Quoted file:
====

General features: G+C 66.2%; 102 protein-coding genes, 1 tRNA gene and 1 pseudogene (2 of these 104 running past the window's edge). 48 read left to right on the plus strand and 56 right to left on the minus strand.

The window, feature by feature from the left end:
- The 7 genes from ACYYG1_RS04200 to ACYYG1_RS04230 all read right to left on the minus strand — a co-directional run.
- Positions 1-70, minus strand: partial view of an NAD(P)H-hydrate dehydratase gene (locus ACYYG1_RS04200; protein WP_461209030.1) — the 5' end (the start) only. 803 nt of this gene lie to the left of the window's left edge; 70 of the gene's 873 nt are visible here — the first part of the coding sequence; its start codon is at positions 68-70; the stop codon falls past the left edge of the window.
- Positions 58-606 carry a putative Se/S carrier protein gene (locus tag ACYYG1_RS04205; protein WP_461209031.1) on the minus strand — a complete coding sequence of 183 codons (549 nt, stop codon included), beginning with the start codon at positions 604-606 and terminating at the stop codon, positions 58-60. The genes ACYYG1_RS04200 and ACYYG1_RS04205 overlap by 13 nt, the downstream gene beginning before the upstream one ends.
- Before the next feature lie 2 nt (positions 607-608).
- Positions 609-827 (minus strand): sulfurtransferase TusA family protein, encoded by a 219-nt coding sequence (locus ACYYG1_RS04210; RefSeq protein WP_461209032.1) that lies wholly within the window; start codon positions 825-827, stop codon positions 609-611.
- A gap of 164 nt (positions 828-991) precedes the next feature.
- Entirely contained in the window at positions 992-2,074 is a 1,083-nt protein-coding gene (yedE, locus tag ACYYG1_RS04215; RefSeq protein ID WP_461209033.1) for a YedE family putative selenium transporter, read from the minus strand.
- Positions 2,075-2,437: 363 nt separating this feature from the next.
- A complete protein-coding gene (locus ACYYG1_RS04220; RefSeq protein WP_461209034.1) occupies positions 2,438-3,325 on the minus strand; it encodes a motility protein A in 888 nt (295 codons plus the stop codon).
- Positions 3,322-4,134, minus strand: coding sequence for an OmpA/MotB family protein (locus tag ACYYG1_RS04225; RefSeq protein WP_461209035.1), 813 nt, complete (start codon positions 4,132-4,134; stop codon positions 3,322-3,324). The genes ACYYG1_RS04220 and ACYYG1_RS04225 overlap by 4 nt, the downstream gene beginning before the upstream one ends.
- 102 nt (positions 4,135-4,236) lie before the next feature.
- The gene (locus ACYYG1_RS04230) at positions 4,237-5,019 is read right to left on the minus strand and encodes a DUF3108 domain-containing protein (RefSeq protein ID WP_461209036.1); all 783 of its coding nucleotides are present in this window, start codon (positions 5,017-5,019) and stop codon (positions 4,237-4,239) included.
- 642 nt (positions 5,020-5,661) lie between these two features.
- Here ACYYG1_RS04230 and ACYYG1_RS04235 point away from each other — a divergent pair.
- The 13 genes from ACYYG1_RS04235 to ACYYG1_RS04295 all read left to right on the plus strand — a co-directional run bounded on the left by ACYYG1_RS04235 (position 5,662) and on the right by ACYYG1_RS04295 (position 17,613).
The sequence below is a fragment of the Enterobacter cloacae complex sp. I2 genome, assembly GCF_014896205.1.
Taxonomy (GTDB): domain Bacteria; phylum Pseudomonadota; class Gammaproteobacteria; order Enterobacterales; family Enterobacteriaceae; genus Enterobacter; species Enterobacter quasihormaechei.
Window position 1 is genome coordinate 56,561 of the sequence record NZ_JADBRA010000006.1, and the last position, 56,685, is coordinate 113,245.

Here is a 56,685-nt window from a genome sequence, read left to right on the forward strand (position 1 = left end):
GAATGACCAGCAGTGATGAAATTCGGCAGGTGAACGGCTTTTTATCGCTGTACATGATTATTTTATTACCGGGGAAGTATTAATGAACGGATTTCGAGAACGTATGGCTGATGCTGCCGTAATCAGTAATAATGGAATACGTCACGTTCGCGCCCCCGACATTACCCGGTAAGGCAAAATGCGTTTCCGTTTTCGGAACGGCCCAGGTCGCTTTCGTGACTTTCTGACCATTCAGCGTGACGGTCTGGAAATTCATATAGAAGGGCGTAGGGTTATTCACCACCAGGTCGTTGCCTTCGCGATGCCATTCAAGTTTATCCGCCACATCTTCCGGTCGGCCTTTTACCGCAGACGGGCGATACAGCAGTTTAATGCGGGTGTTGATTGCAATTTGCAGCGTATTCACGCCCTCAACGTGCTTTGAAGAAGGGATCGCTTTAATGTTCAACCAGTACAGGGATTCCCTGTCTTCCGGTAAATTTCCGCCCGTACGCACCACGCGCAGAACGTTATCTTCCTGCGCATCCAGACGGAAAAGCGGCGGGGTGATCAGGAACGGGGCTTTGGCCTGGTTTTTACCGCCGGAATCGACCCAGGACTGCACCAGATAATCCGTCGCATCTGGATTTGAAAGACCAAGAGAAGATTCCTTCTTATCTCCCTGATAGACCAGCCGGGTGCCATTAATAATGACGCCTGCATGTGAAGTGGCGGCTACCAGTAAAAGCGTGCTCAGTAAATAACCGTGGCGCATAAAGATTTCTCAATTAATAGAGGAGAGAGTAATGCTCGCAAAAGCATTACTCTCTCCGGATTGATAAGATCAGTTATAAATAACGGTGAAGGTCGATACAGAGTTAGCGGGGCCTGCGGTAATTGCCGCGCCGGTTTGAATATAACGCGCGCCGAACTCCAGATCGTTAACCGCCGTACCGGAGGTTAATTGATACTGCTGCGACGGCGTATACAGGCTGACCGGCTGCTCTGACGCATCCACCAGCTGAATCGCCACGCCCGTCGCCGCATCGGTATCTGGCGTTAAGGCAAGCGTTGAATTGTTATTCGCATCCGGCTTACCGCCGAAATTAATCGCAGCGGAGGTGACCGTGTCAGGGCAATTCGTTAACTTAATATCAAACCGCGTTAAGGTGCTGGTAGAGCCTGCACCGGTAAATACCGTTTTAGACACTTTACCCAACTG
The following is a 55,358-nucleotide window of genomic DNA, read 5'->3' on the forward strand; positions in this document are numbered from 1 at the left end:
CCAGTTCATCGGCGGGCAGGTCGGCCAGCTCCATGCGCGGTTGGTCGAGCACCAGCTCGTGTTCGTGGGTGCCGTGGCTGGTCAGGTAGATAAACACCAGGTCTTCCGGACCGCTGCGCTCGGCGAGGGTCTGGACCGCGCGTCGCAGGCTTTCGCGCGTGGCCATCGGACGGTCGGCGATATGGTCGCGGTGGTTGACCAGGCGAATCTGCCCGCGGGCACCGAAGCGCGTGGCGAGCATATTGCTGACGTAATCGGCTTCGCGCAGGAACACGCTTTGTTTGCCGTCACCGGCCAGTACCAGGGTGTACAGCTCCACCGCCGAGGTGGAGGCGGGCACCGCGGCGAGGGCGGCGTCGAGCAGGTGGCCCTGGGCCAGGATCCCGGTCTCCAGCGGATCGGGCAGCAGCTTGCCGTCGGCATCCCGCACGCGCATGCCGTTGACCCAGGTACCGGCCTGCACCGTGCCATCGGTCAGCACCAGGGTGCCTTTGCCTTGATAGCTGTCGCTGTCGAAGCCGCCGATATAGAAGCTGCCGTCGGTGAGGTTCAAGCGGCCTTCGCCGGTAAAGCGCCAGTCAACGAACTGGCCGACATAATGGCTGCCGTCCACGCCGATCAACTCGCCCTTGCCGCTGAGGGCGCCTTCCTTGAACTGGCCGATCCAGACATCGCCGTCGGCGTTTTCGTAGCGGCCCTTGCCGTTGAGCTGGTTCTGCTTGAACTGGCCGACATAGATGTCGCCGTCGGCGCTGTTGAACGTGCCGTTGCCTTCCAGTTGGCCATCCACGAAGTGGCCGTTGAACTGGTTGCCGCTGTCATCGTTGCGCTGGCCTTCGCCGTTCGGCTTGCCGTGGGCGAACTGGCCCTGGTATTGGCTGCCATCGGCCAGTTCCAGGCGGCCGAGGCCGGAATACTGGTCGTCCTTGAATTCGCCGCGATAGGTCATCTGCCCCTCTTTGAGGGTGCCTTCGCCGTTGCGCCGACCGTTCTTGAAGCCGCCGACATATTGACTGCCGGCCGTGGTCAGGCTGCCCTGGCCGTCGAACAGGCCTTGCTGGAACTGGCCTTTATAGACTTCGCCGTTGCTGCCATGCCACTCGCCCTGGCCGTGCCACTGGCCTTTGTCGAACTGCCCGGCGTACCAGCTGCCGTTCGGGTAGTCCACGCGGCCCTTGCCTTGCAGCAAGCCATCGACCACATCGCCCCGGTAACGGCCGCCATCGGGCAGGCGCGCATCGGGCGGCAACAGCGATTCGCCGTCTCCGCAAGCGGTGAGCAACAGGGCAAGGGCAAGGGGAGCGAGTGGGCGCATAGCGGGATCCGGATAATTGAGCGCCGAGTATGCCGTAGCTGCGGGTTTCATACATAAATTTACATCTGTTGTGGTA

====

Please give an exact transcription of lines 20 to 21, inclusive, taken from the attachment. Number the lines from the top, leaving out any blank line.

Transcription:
Window position 1 is genome coordinate 56,561 of the sequence record NZ_JADBRA010000006.1, and the last position, 56,685, is coordinate 113,245.

Here is a 56,685-nt window from a genome sequence, read left to right on the forward strand (position 1 = left end):